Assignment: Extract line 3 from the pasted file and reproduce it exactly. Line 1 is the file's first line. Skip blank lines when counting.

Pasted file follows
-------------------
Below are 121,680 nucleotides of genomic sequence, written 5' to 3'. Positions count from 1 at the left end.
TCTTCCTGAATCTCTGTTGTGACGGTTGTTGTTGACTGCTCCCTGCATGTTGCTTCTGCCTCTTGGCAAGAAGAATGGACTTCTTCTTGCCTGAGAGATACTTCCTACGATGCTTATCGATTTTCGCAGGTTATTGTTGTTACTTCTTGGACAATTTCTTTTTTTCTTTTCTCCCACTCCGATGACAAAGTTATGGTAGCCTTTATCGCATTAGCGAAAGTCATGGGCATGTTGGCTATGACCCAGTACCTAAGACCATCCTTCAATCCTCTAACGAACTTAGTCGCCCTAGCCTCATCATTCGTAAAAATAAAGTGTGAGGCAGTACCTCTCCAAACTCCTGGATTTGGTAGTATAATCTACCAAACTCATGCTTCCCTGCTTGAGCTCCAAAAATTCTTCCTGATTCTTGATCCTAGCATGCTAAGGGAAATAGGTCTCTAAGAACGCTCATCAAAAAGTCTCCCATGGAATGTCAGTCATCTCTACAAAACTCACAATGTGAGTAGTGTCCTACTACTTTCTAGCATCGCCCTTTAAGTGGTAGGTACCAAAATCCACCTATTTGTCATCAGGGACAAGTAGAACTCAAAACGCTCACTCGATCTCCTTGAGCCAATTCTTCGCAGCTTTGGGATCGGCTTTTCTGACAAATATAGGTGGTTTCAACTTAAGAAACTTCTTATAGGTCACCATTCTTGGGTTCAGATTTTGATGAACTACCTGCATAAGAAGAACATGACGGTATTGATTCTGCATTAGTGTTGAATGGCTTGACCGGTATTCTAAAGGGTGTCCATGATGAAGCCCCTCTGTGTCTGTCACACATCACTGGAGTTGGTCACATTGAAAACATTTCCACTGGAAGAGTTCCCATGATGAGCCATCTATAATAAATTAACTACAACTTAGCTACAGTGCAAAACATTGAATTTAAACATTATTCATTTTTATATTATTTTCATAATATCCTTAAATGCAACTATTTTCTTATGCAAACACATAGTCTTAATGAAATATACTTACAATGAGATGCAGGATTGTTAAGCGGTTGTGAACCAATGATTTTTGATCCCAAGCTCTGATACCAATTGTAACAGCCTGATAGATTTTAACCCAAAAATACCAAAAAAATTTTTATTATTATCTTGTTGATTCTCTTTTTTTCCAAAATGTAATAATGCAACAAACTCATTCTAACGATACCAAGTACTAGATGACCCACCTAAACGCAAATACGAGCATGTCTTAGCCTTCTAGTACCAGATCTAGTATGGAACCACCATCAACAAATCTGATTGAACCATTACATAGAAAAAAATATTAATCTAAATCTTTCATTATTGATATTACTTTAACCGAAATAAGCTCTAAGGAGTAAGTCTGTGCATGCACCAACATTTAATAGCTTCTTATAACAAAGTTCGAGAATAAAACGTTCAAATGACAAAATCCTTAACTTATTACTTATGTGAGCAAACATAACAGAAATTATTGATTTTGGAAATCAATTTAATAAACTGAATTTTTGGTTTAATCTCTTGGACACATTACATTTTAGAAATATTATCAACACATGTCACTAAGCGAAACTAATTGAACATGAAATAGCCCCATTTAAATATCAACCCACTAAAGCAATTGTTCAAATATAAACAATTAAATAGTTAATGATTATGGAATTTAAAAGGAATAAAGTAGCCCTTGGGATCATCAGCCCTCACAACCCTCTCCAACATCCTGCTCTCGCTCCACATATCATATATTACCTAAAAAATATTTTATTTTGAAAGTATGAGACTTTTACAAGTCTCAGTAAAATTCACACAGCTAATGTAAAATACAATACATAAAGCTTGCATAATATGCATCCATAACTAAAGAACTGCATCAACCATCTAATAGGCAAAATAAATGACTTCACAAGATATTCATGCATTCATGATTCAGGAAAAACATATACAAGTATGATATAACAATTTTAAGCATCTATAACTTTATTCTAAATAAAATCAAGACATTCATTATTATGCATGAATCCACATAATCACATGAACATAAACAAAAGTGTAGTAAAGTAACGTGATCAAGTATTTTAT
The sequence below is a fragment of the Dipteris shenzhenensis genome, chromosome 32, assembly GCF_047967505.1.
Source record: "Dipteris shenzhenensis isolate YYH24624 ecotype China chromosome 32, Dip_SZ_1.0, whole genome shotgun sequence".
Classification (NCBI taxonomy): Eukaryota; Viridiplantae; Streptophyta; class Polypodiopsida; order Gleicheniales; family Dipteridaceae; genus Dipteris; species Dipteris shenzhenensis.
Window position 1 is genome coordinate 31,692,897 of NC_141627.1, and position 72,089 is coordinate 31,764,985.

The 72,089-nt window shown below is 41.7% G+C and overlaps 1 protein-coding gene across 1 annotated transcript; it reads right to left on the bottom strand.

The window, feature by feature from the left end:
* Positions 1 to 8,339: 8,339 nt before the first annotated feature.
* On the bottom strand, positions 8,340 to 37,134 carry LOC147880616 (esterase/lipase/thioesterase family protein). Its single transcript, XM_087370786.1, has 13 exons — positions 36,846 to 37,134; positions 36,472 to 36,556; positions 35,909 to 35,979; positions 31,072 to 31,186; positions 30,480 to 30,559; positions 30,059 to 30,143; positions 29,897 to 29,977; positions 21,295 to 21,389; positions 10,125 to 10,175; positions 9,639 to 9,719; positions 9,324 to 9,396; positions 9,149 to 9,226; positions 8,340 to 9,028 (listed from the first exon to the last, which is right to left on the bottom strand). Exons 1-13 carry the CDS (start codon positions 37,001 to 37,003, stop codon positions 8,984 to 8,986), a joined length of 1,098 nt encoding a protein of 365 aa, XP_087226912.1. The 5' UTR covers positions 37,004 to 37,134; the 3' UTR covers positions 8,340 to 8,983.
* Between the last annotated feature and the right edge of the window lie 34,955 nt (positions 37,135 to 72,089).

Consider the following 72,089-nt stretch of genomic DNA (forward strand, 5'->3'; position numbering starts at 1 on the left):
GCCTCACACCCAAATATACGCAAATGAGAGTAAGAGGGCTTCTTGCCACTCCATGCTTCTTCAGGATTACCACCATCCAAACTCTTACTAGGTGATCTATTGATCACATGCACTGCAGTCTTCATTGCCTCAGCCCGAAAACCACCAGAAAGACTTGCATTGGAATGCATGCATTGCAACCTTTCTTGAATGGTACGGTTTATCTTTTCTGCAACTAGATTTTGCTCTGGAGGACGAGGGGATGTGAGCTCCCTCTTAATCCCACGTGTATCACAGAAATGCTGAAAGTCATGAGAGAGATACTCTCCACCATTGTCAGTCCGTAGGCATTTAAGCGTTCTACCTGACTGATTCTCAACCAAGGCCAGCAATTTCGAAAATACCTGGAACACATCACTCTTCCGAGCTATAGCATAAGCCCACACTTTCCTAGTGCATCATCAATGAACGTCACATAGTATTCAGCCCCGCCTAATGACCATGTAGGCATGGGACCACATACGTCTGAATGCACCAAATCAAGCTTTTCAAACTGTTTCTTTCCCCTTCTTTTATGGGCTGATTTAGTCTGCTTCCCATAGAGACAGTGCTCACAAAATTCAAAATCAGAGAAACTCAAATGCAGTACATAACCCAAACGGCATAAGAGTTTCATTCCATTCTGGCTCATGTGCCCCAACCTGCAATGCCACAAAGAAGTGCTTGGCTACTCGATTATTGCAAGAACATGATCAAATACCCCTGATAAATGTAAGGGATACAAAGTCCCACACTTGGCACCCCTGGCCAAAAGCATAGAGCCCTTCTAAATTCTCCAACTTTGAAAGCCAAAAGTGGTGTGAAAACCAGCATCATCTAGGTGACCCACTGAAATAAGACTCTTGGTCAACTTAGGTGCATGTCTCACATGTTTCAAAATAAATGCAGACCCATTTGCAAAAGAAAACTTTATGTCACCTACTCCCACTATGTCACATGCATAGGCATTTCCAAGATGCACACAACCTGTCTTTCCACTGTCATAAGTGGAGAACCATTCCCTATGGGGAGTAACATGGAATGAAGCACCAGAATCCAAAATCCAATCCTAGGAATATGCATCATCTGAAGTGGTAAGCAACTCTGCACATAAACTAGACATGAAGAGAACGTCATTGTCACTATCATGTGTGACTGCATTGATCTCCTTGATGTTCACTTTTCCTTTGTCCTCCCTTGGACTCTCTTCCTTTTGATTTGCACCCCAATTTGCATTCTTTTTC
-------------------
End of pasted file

The sequence below is a fragment of the Dipteris shenzhenensis genome, chromosome 32, assembly GCF_047967505.1.